Mutual funds with assets that mirror the composition of large market indices or industries, known as index funds, are widely hailed as a positive financial development. They offer a single financial asset that allows common investors to buy into markets without worrying about diversification since the fund is already diversified. Yet that diversification might have a downside, according to some new research, because the web of common ownership might be undermining competition.
In a column for Slate, University of Chicago Law School professor Eric Posner and E. Glen Weyl, a senior researcher in economics at Microsoft Research New England, point to evidence that cross-ownership of firms results in rising prices for the products and services provided by those firms, which directly harms consumers. Why would this happen? Imagine an index fund with shares in two companies that are in direct competition. Let’s say the companies are Delta Air Lines, Inc. and United Continental Holdings, Inc., the owner of United Airlines. For an index fund, it is actually in its best interest for the two companies not to compete because that might reduce the share prices of both firms.
Posner and Weyl cite a paper by José Azar and Isabel Tecu of Charles Rivers Associates, and Matin C. Schmalz, an economist at the University of Michigan, that looks specifically at the airline industry and cross ownership. They find that increased cross ownership actually results in an increase in airline ticket prices of between 3 to 11 percent. As Posner and Weyl point out, it’s as if index funds have replicated the old trusts that used to dominate the U.S. economy in the 19th century.
Their solution: Congress should outlaw index funds.
Unsurprisingly, that argument has not been received well in some corners. The headline of Matthew Klein’s article at FT Alphaville says it quite bluntly: “Law professors come up with zany plan to ruin your retirement.” Klein is skeptical of the research given the example of the airline industry, which has had trouble making profits and boasts a long history of bankruptcy since its deregulation in 1973. He also points out that it’s not clear whether more activist investors who target ownership in just one of the airlines would necessarily drive the prices for airline tickets down rather than just get the company to pay out more money to shareholders.
This gets at a broader point that Matt Levine at Bloomberg View points out. Posner and Weyl assume that increased competition at the expense of returns is more progressive as the average shareholder is richer than the average consumer. But remember Klein’s point about payouts to shareholders. Levine adds that consumers are also workers. Increased competition and pressure from investors might drive down wages in addition to prices. So the progressivity of the trade-off between index funds and lower consumer prices isn’t as evident as Posner and Weyl would have us believe.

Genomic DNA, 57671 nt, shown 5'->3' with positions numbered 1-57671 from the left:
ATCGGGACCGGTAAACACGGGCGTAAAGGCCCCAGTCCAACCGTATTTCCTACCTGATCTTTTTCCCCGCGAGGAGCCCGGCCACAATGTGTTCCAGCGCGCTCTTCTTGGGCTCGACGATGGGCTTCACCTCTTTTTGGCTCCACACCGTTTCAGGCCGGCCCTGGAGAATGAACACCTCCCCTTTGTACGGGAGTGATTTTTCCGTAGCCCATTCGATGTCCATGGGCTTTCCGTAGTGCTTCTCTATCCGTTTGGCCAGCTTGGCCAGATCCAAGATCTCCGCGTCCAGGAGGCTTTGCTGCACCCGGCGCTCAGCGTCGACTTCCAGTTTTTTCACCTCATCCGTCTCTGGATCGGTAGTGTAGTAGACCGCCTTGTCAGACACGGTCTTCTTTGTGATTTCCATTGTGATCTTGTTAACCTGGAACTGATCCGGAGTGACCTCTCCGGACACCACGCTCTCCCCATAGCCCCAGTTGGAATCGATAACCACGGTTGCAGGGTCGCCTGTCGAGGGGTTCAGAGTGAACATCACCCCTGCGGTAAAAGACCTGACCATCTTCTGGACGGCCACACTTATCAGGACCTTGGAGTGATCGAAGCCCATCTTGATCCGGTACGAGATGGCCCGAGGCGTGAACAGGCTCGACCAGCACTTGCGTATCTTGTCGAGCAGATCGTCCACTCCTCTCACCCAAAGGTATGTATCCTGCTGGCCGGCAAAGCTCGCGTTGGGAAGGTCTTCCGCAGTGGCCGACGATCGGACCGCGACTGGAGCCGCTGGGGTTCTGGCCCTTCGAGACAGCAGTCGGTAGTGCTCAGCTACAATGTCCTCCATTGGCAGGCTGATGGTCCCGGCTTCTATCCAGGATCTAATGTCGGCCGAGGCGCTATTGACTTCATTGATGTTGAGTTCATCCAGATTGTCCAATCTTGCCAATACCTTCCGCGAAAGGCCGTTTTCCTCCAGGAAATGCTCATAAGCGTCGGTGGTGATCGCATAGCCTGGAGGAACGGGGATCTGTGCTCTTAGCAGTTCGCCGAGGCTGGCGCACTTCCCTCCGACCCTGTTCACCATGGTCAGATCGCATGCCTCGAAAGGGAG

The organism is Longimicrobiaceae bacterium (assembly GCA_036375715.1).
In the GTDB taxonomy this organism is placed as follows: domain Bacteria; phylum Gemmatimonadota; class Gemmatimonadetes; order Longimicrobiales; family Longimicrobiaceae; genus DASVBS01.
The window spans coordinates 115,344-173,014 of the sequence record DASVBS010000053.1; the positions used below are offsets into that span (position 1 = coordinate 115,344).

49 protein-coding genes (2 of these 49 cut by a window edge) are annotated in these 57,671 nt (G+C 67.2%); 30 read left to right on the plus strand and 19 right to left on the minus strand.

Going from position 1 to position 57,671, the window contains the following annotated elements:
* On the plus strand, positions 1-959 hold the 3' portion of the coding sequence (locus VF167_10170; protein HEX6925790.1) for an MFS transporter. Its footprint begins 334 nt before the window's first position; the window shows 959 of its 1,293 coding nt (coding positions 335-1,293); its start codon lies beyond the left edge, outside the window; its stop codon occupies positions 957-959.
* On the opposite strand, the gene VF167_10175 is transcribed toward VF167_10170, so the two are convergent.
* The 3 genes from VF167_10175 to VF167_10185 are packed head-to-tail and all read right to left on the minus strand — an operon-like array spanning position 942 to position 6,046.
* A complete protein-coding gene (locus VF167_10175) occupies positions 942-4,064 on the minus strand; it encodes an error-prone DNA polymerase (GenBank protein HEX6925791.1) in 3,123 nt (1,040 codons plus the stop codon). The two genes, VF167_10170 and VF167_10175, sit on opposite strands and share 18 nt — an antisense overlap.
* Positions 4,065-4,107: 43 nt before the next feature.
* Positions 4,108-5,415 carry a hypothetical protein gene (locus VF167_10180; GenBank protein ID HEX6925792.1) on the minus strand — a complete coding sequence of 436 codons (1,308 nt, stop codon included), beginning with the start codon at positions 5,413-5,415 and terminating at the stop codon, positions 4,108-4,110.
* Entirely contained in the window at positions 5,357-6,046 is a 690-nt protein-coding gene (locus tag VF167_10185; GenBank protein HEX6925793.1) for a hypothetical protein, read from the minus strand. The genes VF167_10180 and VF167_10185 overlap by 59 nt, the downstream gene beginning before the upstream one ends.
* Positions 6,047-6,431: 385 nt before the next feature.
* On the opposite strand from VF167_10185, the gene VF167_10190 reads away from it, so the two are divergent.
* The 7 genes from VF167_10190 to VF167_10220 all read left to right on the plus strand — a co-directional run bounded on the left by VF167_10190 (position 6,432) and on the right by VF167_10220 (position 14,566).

The unconvincing nature of Posner and Weyl’s specific proposal, however, isn’t enough to push aside the underlying issue. Joshua Gans, a professor at the University of Toronto, argues that the role of ownership of firms and its effect on competition cannot be ignored. Indeed, the topic has long been studied in economics. Gans highlights one aspect of this field of research—the role of wealth inequality and firm ownership. He notes that high levels of wealth inequality can interact with firm ownership to seize market power and “rents” (economics speak for monopoly-like profits) in an economy. In fact, wealth inequality is highlighted as an important factor in José Azar’s dissertation, which served as the foundation for the paper highlighted by Posner and Weyl.
So the increased cross-ownership of firms appears to have an effect on competition and the distribution of resources. But the idea that outlawing index funds—a potentially important source of low-cost retirement savings for a broad swath of workers—seems to be unwarranted. Perhaps we should be more concerned about the distribution of ownership by wealth level.
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First, as Weyl notes, increased competition in a market where firms have a lot of market power may actually increase wages. Market power decreases labor demand and that pushes wages down. Increased competition could reduce market power, increase labor demand, and boost wages. This would actually increase the progressive effect of their proposal as lower consumer prices and higher wages would mostly help households at the bottom and middle of the income distribution.
Secondly, Posner argues their proposed reform of mutual funds wouldn’t significantly harm the returns of middle-class investors. He states that “the gains from further diversification within industries after the benefits from diversification across industries are obtained, are tiny.” In other words, mutual funds that can only diversify across industries and not within wouldn’t be much worse off than index funds. Weyl says the two are working on quantifying this.
Finally, Posner says that the mutual fund change is not “an exclusive remedy.” The core problem is cartelization and market power, so increased enforcement of antitrust law would be a straight forward response. Given the evidence of market power and monopoly rents elsewhere in the economy, this proposal is quite reasonable.